Housing Law Articles and Papers

Gang warfare
(tenancy agreements prohibiting gang membership)
M. Fox
[2010] Inside Housing, 25 June, p17
To read the article, click here.

Housing focus
A. Cafferkey
[2010] 160 New Law Journal 861

A tenant's money made safer
(tenancy deposit schemes)
J. Browne and P. Hebberd
(2010) Estates Gazette No.1024 p108

The Fraud Files
(data sharing to tackle housing fraud)
A. Gillett
[2010] Inside Housing, 25 June, p17
To read the article, click here.

Eligibility and Homelessness Assistance
T. Vanhegan
To read the paper, click here.

Housing Law Books

Housing Allocation and Homelessness - new edition
The new edition of Housing Allocation and Homelessness: Law and Practice by Jan Luba QC and Liz Davies has been published. Price: £50.00.
For full details, click here.

Repairs: tenants' rights
The new edition of Repairs: tenants' rights by Jan Luba QC, Deirdre Forster and Beatrice Prevatt has been published. Price: £45.00. For full details, click here.
To watch an independent review, click here.
To read an independent review, click here.

Housing Law Handbook - 10% off
The Housing Law Handbook, edited by Stephen Cottle and written by other members of the Garden Court Housing Team, provides a first port of call for lawyers and advisers dealing with housing. The book covers possession proceedings, homelessness rights, the allocation of social housing, and other routes into housing. To claim your 10% discount, order online and quote promotion code GCTHLH when prompted.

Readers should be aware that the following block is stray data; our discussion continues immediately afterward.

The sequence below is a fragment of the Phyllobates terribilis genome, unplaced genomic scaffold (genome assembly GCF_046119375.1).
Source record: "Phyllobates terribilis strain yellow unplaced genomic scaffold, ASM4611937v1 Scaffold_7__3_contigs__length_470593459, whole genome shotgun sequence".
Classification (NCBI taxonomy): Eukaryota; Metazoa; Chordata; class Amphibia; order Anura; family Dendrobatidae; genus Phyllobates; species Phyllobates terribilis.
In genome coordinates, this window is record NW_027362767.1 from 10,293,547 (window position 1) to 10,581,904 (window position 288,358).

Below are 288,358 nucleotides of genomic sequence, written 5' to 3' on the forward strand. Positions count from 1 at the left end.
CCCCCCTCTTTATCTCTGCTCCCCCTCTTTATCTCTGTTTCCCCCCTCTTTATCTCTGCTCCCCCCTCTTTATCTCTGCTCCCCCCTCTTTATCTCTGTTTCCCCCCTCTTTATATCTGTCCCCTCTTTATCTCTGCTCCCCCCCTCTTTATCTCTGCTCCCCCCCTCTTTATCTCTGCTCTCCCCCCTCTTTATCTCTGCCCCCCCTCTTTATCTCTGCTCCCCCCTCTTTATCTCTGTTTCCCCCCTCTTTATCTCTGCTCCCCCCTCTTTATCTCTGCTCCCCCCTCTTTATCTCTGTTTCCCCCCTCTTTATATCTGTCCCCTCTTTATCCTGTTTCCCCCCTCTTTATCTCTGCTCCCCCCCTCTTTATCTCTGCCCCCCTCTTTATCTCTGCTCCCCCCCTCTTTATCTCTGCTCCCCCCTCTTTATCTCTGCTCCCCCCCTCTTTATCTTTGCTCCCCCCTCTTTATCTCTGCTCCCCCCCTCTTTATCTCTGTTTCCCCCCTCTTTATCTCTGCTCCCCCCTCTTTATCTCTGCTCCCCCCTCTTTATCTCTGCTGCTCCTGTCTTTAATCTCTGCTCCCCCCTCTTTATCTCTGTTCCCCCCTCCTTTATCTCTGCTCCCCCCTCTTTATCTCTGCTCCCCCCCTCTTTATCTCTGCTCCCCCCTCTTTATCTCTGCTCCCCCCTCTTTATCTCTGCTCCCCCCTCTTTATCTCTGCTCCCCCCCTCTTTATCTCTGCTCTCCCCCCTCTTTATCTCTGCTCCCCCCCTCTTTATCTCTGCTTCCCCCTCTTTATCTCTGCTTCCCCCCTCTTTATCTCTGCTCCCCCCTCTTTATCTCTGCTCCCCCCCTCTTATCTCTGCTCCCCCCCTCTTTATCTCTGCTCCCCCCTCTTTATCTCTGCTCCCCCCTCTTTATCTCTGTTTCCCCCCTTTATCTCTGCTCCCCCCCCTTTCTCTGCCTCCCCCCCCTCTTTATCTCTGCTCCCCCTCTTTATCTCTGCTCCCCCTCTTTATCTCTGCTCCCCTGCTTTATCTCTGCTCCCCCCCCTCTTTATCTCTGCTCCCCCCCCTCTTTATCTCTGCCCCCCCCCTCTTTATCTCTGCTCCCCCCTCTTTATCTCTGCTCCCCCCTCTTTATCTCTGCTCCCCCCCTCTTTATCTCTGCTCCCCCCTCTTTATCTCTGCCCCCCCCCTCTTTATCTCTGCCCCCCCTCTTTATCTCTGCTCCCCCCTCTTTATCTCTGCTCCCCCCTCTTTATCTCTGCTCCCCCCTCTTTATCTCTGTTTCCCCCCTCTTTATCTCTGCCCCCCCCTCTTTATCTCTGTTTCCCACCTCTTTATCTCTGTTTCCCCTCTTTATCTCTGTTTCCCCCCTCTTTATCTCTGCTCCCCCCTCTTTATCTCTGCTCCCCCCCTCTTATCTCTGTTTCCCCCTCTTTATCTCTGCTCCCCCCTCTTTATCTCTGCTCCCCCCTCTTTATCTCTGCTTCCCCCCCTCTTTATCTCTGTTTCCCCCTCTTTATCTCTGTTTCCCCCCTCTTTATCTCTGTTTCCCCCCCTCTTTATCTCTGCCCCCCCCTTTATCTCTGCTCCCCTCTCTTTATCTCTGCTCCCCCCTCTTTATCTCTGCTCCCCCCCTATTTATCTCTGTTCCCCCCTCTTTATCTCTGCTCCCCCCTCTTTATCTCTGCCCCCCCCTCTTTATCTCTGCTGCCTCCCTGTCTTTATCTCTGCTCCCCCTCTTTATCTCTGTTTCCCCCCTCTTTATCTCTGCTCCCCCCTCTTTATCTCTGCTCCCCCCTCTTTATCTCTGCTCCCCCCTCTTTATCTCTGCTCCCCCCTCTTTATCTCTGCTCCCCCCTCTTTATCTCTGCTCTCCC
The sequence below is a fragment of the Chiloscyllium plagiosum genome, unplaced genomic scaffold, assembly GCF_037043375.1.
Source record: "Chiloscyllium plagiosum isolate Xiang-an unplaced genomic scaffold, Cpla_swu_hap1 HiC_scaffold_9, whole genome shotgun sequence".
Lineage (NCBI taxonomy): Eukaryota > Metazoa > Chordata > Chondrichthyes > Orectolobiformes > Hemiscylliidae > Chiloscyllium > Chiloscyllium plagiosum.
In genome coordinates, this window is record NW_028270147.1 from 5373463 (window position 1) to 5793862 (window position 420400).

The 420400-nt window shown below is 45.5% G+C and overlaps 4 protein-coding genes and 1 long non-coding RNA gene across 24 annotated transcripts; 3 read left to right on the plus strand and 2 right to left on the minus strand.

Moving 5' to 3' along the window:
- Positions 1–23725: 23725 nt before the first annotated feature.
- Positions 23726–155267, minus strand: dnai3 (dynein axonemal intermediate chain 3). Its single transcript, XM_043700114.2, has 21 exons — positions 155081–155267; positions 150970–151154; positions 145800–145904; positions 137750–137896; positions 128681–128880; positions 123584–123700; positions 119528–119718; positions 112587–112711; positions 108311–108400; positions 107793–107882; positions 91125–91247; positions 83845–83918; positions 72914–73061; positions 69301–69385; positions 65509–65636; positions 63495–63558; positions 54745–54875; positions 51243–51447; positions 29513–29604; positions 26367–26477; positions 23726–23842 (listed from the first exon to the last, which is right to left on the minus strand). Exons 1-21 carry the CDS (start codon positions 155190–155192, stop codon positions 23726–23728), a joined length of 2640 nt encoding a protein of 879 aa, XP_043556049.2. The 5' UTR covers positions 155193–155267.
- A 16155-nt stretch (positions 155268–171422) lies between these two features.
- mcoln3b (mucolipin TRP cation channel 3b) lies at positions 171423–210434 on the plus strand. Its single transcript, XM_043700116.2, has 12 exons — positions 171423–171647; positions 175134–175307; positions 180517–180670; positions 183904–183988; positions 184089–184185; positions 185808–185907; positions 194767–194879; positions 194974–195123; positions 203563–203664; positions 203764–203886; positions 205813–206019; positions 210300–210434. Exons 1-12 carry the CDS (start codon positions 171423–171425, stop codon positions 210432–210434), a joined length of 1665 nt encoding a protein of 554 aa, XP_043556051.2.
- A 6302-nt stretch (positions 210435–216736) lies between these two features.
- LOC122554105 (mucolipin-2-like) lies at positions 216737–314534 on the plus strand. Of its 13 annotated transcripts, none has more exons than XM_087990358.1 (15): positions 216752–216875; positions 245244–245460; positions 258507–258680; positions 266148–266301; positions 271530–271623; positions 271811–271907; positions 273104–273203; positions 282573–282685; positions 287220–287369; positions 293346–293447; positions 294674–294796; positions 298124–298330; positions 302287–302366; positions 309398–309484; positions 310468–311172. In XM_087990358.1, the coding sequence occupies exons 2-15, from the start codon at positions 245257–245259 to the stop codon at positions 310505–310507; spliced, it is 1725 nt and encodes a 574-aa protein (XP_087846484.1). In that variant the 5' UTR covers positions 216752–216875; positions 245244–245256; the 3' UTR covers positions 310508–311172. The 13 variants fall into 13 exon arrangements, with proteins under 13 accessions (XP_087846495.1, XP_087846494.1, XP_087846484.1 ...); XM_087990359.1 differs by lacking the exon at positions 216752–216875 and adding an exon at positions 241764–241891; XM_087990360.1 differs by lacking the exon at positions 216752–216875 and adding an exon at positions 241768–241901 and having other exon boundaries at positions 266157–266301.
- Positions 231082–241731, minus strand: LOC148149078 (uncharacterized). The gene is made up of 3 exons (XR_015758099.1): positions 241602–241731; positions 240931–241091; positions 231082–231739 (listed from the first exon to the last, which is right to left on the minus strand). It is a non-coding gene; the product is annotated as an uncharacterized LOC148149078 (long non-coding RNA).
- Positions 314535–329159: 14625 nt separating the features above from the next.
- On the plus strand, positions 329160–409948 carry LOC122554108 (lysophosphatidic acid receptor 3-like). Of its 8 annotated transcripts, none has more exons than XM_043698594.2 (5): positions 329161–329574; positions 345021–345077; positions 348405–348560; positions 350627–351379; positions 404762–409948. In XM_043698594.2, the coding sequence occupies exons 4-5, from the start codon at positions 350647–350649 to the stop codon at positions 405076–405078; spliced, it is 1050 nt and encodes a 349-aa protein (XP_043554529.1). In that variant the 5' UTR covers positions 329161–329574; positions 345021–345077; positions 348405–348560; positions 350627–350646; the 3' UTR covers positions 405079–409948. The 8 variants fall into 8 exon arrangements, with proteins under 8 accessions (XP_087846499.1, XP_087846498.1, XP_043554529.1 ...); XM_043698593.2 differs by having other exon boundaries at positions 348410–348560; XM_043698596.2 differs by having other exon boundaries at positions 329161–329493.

To read an independent review, click here.

Housing Law Consultations

Closing on 6 July 2010
The UK Government's consultation on new proposals for council housing finance. For the consultation documents, click here.

Closing 20 July 2010
The consultation exercise on the proposed new procedural rules for the Upper Tribunal (Lands Chamber). For a copy of the consultation paper, click here.

Housing Law Events

This Week

28 June 2010
Housing Disrepair
A Legal Action Group Training Day in London
For the details, click here.

29 June 2010
Housing Law 2010
An NHC Conference in York
For the details, click here.

30 June 2010
Anti-social behaviour update
An SHLA evening seminar
For the details, click here.

2 July 2010
Law on Trial 2010: Housing
A Birkbeck College Social Rights evening seminar
For the details, click here.

July 2010

8 July 2010
Possession 9/10ths of the law? Not for tenants
A Garden Court Chambers evening seminar
For the details, click here.

13 July 2010
Anti-Social Behaviour
An HLPA intermediate training seminar
For the details, click here.

October 2010

14 October 2010
Judicial Review Conference
A Garden Court Chambers one-day conference in Birmingham on all aspects of all aspects of judicial review
For full details, click here